Chemical composition of water buffalo milk and its low-fat symbiotic yogurt development
Background: Water buffalos are the second most widely available milk source in countries around the world. While typical average milk compositions are readily available, information on seasonal variation in chemical composition of buffalo milk is limited -especially in the Northeastern region of the United States. Data collected in this study can be useful for the manufacture of a wide variety of specialty dairy products such as symbiotic buffalo milk yogurt. To analyze functionality, symbiotic low fat buffalo milk yogurt prototypes (plain and blueberry) were developed using a commercial starter containing probiotics.
Methods: During a one-year cycle, physicochemical and mineral contents of buffalo milk were analyzed. Prototype yogurts were manufactured commercially and samples of the yogurt prototypes were analyzed for physicochemical and microbiological properties and for the survivability of probiotics during ten weeks of storage.
Results: Average contents of total solids, fat, lactose, crude protein, ash, specific gravity, and conjugated linoleic acid in the milk ranged from 16.39-18.48%, 6.57-7.97%, 4.49-4.73%, 4.59-5.37%, 0.91-0.92%, 1.0317-1.0380%, and 4.4-7.6 mg/g fat, respectively. The average mineral contents of calcium, phosphorous, potassium, magnesium, sodium, and zinc in the milk were 1798.89, 1216.76, 843.72, 337.20 and 7.48 mg/kg, respectively, and remained steady throughout the year. The symbiotic low fat buffalo milk yogurts evaluated in this study contained higher amounts of protein, carbohydrates, and calcium than similar yogurts manufactured with cows’ milk. During refrigerated storage, the probiotic Lactobacillus acidophilus was viable (>1×106 CFU/g) for the first two weeks, while Bifidobacterium spp. and Lactobacillus casei remained viable during the entire ten weeks. Reducing the acidity and enhancing the flavor of the yogurts could improve the overall acceptability.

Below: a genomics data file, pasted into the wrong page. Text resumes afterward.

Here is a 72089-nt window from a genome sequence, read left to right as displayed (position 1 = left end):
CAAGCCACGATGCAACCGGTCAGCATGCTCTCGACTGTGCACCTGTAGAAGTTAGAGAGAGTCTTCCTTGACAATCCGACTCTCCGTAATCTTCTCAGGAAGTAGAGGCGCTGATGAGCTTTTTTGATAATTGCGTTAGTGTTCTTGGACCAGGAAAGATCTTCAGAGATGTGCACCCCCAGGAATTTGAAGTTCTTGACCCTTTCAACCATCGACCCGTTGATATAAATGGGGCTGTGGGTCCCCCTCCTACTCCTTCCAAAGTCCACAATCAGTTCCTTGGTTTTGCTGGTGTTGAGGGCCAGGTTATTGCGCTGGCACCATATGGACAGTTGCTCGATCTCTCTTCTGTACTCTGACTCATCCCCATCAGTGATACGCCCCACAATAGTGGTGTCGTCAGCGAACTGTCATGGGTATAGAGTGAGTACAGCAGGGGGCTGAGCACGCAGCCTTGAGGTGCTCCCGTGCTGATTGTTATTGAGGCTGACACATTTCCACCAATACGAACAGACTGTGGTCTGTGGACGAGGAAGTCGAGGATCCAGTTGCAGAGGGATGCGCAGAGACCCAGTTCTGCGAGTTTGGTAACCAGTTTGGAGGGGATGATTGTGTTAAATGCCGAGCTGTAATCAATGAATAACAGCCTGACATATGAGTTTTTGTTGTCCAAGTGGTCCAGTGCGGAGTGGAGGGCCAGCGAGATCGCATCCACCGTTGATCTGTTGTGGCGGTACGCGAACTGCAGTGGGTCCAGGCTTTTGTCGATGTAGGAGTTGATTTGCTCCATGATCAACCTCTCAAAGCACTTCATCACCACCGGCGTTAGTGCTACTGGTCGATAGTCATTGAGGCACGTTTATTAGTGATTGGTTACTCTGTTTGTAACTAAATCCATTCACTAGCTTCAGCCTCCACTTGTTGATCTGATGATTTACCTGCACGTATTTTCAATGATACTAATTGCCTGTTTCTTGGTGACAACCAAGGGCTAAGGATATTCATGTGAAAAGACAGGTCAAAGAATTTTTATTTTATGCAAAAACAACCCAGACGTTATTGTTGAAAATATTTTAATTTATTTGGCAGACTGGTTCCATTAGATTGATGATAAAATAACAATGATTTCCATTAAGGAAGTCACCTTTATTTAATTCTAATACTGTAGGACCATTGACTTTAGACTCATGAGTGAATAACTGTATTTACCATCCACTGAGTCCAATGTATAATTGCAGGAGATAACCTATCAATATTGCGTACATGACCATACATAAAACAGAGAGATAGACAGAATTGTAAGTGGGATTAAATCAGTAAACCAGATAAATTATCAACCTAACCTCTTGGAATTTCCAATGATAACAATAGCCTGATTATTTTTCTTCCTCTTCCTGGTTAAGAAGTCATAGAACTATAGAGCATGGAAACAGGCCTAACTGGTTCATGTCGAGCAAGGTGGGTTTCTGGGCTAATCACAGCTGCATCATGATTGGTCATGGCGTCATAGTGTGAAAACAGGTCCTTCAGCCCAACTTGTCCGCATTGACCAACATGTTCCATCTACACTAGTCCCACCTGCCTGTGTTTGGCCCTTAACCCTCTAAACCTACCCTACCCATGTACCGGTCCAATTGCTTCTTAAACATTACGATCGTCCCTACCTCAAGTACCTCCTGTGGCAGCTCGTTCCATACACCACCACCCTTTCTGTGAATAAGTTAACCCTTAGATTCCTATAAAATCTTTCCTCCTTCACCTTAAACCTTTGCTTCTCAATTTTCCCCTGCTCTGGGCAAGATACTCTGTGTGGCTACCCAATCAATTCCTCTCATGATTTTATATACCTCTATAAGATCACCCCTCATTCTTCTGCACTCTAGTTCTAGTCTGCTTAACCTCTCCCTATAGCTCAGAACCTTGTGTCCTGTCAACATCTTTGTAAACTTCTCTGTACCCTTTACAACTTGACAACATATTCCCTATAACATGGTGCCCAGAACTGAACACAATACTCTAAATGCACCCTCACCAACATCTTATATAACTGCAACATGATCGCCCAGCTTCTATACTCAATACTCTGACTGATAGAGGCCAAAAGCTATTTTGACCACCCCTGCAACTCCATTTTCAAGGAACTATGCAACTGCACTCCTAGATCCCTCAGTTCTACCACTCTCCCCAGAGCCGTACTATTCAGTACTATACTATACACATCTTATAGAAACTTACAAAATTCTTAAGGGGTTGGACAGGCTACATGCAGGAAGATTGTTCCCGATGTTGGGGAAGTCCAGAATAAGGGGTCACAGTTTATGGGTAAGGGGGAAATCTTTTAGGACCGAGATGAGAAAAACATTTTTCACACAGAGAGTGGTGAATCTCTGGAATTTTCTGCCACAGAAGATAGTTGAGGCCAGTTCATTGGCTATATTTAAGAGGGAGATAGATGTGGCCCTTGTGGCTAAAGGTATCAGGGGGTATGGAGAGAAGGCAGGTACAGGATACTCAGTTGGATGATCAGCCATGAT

Conclusion: The results indicated that the low fat buffalo milk yogurt are a rich source of nutrients and are nutritionally preferable to cows’ milk yogurts. The shelf life analysis indicated it to be a good vehicle for developing symbiotic yogurt.
Keywords: Buffalo milk, conjugated linoleic acid, symbiotic yogurt, probiotic survivability, physicochemical properties, acceptability
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Copyright (c) 2012 Xue Han, Frank L. Lee, Lanwei Zhang, M. R. Guo
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